Thanksgiving Football Preview

Football games come after the turkey for many Americans. Host Renee Montagne talks to commentator John Feinstein about the array of Thanksgiving weekend games.

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RENEE MONTAGNE, host:

For many Americans, including my father, my brother and all my male cousins, Thanksgiving is as much about watching football as it is about time with family and eating turkey. Today's two NFL games are critical matches and they begin one of the busiest sports weekends of the year. Commentator John Feinstein joins me now to sort it all out. Hello.

JOHN FEINSTEIN reporting:

Good morning, Renee. Happy Thanksgiving.

MONTAGNE: You, too. Happy Thanksgiving to you. And now it isn't always the case on Thanksgiving but it turns out that both of today's NFL games have playoff implications.

FEINSTEIN: Yeah, frequently the Thanksgiving games are dud games that people watch just because it's Thanksgiving and it's a tradition. But that's not the case today. The Atlanta Falcons play in Detroit in the first game. The Falcons, some people thought, could be a Super Bowl team this year, but they've lost two straight games. They lost a couple of weeks ago, a bad loss to the Green Bay Packers at home. So even though the Lions are only 4 and 6, the Falcons have to win to keep their playoff hopes in good shape today. And in the second game, you've got two teams that are playoff contenders. The Denver Broncos aren't getting much attention at 8 and 2 because the Indianapolis Colts are undefeated, but they're right there in the AFC. And the Dallas Cowboys are in a wild three-way race in the NFC East tied with the New York Giants for first place. So both those games are really important games as we sort of turn into the stretch here in the NFL.

MONTAGNE: And that leaves 13 games for the weekend...

FEINSTEIN: Right.

MONTAGNE: ...including the Indianapolis Colts trying to remain unbeaten.

FEINSTEIN: Exactly. And virtually all those games, pick 10 of them, involve teams who are still in playoff contention. Colts, as you mentioned, undefeated at 10 and 0, people are starting to talk about the 1972 Miami Dolphins--can they match the only undefeated team in NFL history? I think it'll be difficult because the pressure ratchets up every week, but they did a great job against the Cincinnati Bengals last week, and they play Pittsburgh this week. Pittsburgh hoping to get Ben Roethlisberger, their starting quarterback, back in the lineup. He's been out for three weeks.

MONTAGNE: So let's turn to colleges. Aren't there some key games this weekend, in fact, beginning tonight?

FEINSTEIN: Well, West Virginia-Pittsburgh, one of the great traditional rivalries, the so-called backyard brawl, is tonight. West Virginia has a chance to be in a BCS bowl, which is big, big money, so it's a huge game for them. Pittsburgh, which started 0 and 3 under Dave Wannstedt, the old Miami Dolphins coach, has a chance to get in a bowl if they can pull an upset tonight. And then Texas, which is supposed to play the national championship game against Southern Cal, if they both win out, they play tomorrow against Texas A&M, a chance for Vince Young to show if he's a Heisman Trophy candidate. And then a bunch more traditional rivalry games on Saturday.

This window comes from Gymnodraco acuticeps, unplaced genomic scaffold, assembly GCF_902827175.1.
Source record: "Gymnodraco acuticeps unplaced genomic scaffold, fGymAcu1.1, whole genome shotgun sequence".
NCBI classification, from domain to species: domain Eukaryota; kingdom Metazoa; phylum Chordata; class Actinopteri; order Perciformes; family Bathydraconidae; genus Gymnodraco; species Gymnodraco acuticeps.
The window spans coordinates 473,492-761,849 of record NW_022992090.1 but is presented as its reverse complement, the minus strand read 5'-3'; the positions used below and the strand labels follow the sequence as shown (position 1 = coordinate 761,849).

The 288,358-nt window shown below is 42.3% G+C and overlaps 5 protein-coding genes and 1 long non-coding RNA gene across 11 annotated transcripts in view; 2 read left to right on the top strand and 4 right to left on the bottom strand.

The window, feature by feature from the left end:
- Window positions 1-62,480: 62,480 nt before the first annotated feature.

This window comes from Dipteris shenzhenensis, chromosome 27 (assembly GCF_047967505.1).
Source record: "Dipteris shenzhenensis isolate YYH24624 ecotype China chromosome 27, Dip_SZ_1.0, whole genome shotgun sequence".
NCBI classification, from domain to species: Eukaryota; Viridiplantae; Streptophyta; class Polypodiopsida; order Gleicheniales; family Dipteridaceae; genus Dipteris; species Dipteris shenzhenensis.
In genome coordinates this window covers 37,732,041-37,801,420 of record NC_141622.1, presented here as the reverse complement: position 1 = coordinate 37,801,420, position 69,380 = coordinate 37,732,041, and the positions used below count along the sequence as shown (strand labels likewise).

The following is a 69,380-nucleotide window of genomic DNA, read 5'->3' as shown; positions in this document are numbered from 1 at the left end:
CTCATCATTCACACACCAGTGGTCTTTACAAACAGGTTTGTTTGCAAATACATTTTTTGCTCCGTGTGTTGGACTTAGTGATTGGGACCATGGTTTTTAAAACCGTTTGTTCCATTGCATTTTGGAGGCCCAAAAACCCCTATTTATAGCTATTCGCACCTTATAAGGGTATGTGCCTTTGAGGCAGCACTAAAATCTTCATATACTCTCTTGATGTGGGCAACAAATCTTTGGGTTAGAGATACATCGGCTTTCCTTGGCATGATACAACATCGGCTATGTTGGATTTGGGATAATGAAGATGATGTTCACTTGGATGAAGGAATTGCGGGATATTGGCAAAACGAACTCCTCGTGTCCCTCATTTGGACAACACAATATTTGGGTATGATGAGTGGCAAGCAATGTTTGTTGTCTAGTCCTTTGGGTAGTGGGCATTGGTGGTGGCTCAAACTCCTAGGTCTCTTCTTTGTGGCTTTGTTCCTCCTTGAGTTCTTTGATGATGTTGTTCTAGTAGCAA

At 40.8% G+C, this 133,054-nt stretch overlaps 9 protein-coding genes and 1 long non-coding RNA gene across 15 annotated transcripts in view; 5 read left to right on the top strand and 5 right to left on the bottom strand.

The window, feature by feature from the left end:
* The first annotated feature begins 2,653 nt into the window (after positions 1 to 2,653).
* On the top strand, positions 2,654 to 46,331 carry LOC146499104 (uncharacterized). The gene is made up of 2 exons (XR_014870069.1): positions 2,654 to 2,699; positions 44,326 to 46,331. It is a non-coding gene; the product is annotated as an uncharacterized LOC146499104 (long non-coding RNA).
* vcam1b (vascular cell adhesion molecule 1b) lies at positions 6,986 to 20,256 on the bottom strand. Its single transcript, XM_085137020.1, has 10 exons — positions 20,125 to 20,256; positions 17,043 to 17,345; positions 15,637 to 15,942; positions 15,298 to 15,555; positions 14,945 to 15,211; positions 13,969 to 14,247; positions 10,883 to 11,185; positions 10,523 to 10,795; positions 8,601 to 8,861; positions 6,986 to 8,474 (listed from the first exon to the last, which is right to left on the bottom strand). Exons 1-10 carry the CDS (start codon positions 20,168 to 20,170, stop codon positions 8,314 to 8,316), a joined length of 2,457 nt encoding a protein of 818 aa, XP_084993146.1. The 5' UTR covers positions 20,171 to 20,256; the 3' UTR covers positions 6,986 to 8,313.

MONTAGNE: And that Heisman race, when will it and also the BCS bids be decided?

FEINSTEIN: Well, the BCS bids will go out December 4th, after all the big conference championship games on December the 3rd. I think the Heisman race was decided last week when Reggie Bush of Southern Cal just had such a great game against Fresno State, mind-boggling--500 yards in total offense, but Vince Young of Texas and Reggie Bush's teammate Matt Leinart, who won the award last year, still have a couple more games to show the voters that they are deserving, too. So it's a three-way race.

MONTAGNE: And, John, let us not forget basketball. The first big weekend for college basketball is this weekend.

FEINSTEIN: Thanksgiving weekend, you've got all sorts of tournaments. You've got Duke playing in the--the number one ranked team playing in the preseason NIT. There have already been upsets and it's always a fun weekend to go back and forth from basketball to football. That's why we jocks, like your family, look forward to Thanksgiving so much; that and all the eating, Renee.

MONTAGNE: Yeah, the eating. Ah, yeah. Well, thanks very much, John.

FEINSTEIN: Thanks, Renee.

MONTAGNE: John Feinstein's new book is "Next Man Up: A Year Behind the Lines in Today's NFL." This is NPR News.

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